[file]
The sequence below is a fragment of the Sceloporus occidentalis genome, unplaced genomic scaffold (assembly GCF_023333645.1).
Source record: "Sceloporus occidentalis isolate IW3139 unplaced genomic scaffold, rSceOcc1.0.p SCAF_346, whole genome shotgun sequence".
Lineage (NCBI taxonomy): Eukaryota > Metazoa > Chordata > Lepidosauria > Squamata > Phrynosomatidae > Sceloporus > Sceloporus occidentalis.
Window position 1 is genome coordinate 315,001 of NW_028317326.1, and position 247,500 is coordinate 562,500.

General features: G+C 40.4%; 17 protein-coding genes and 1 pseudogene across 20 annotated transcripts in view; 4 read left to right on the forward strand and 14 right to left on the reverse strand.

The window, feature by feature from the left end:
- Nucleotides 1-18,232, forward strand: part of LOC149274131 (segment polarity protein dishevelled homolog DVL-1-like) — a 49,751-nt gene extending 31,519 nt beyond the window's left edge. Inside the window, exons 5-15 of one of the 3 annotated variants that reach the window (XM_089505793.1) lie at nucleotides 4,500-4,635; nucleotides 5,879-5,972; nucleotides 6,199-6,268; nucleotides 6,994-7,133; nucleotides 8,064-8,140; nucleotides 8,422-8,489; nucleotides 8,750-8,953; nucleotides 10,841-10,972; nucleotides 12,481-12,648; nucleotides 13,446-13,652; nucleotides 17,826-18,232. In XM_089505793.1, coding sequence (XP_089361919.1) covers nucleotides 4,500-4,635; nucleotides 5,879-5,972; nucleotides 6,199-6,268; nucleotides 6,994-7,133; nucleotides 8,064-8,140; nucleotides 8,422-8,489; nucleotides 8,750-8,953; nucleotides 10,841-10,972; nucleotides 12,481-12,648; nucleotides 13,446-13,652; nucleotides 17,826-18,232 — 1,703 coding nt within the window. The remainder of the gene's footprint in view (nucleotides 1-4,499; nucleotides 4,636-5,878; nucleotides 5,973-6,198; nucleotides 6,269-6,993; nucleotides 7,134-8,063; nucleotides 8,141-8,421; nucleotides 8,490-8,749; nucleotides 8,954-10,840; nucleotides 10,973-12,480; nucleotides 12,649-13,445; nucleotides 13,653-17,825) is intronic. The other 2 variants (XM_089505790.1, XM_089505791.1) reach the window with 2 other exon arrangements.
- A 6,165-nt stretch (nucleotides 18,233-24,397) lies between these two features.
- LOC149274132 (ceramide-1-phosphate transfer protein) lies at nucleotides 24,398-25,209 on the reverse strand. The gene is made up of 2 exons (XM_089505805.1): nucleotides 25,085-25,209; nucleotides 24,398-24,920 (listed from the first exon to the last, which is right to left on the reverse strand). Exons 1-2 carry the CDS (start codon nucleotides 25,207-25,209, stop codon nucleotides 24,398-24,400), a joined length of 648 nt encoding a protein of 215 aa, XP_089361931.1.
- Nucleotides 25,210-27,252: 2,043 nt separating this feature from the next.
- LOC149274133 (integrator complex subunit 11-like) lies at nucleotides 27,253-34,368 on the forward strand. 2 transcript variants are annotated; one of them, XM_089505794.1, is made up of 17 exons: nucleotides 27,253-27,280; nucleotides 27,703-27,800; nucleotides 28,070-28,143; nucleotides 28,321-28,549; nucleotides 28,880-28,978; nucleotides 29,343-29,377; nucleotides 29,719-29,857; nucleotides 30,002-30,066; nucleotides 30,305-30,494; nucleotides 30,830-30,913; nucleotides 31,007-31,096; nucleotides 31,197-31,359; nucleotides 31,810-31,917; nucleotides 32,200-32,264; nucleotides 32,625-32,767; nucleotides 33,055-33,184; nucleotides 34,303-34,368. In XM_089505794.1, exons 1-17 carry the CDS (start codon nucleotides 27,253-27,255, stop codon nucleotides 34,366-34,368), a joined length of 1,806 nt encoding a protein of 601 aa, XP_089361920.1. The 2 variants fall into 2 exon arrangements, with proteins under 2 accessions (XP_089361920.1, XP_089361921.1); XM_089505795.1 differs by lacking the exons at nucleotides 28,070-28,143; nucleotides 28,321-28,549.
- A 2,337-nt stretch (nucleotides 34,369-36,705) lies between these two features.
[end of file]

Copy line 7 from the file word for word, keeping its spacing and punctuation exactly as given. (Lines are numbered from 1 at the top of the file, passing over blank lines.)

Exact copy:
- Nucleotides 1-18,232, forward strand: part of LOC149274131 (segment polarity protein dishevelled homolog DVL-1-like) — a 49,751-nt gene extending 31,519 nt beyond the window's left edge. Inside the window, exons 5-15 of one of the 3 annotated variants that reach the window (XM_089505793.1) lie at nucleotides 4,500-4,635; nucleotides 5,879-5,972; nucleotides 6,199-6,268; nucleotides 6,994-7,133; nucleotides 8,064-8,140; nucleotides 8,422-8,489; nucleotides 8,750-8,953; nucleotides 10,841-10,972; nucleotides 12,481-12,648; nucleotides 13,446-13,652; nucleotides 17,826-18,232. In XM_089505793.1, coding sequence (XP_089361919.1) covers nucleotides 4,500-4,635; nucleotides 5,879-5,972; nucleotides 6,199-6,268; nucleotides 6,994-7,133; nucleotides 8,064-8,140; nucleotides 8,422-8,489; nucleotides 8,750-8,953; nucleotides 10,841-10,972; nucleotides 12,481-12,648; nucleotides 13,446-13,652; nucleotides 17,826-18,232 — 1,703 coding nt within the window. The remainder of the gene's footprint in view (nucleotides 1-4,499; nucleotides 4,636-5,878; nucleotides 5,973-6,198; nucleotides 6,269-6,993; nucleotides 7,134-8,063; nucleotides 8,141-8,421; nucleotides 8,490-8,749; nucleotides 8,954-10,840; nucleotides 10,973-12,480; nucleotides 12,649-13,445; nucleotides 13,653-17,825) is intronic. The other 2 variants (XM_089505790.1, XM_089505791.1) reach the window with 2 other exon arrangements.